Kent transport

DelDOT projects discussed by the board

a sign hung on the side of a building

City Council discussed several DelDOT projects, including repairs to the Mispillion Bridge and a request that DelDOT conduct a study again to determine if a bypass from Routes 113 to Route 1 was feasible.

Milford City Council discussed several upcoming DelDOT projects, including a request for the state agency to reconsider the possibility of a bypass connecting Route 113 and Route 1 to alleviate traffic. Other projects included the Northeast Front Street TAP project, changes to the intersections of Routes 113 and 14 as well as an update to the Mispillion drawbridge.

“The first project is the DelDOT contract for the Northeast Front Street TAP project and matching funds,” City Manager Mark Whitfield said. “That’s actually much lower than what we had planned, which was $800,000. DelDOT met their percentage which is 20%, bringing our total to $429,000. So that will be a financial windfall, I guess, so I would recommend to council to approve the signing of this agreement by the mayor.

The council voted unanimously with several commenting that it was always good to allow some saving for the town. The Northeast Front Street TAP project will install pedestrian and bicycle lanes along this street as well as streetscape and traffic signal improvements. As a result of that vote, Whitfield submitted another DelDOT agreement that would allow the agency to make improvements to the intersection of Route 113 and Route 14. According to Whitfield, this project will cost the city nothing. , but the municipality had to accept the changes. This was also approved unanimously.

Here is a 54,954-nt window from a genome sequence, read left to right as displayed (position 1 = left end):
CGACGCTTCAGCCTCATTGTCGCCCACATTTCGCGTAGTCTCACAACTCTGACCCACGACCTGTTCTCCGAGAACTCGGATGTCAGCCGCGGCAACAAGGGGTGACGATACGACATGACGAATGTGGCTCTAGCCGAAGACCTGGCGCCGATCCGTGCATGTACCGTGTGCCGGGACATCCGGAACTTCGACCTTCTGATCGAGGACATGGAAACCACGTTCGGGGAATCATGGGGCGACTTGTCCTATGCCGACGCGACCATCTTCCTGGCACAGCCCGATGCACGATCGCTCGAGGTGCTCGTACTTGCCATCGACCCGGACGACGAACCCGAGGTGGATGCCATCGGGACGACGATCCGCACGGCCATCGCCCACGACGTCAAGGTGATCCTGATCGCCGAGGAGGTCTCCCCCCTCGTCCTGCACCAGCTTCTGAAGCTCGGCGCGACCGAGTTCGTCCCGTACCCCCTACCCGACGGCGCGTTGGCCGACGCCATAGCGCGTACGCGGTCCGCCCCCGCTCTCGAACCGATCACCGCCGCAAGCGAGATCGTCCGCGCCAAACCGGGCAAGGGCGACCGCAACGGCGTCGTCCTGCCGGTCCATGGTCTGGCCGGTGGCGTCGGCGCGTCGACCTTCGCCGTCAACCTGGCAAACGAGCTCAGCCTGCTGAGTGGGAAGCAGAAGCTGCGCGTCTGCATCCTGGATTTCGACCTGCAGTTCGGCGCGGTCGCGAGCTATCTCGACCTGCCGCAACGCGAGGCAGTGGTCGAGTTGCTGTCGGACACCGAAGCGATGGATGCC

“It’s primarily for the council’s information,” Whitfield explained. “But it has to do with the notification that DelDOT will begin work on the Mispillion drawbridge later this month and from December.” A detour diagram will be provided before the bridge closes, but motorists will likely use Southeast Front Street to North Walnut and Northeast Front Street. Traffic may also be redirected to Cedar Beach Road or Northeast Front Street to Silicato Parkway.

City planner Rob Pierce presented a memo created for Mayor Archie Campbell’s signature requesting that DelDOT recommit to a study of the US 113 north-south bypass project.

“In the early 2000s, Delaware State Department of Transportation engineers initiated a North-South Route 1 Study to identify a limited-access route from the Maryland State Line to the Highway 1 just north of Milford,” Pierce said. “The purpose of the study was to identify, select and protect the limited-access route to meet existing and future traffic demands set forth by the Federal Highway Administration.” Pierce said a link was provided in the council’s packet, available online, to a website with information about the study conducted in 2007.

The purpose of the previous study was to identify, select and protect the limited access route to meet future and existing traffic demands. The study focused on four distinct geographic areas, including Milford, Ellendale, Georgetown and Millsboro. The Milford task force met seven times between 2004 and 2007, garnering significant public input.

However, in 2007, Senate Bill 155 barred DelDOT from continuing the project in the Lincoln-Milford area. This was the result of significant resistance in the Lincoln area that led DelDOT to approve legislation stating that DelDOT will be “prohibited from continuing the US 113 South/North Improvements Project in the Lincoln and Milford area, as offered by the ministry’s capital transportation program. The bill authorized DelDOT to continue working to achieve local consensus for an acceptable alignment corridor for the Milford/Lincoln project area. Then-Secretary of Transport Carol Ann Wicks said that “there is no community consensus for a compromise alternative. Therefore, DelDOT will not pursue the US 113 North/South study in the Milford/Lincoln area.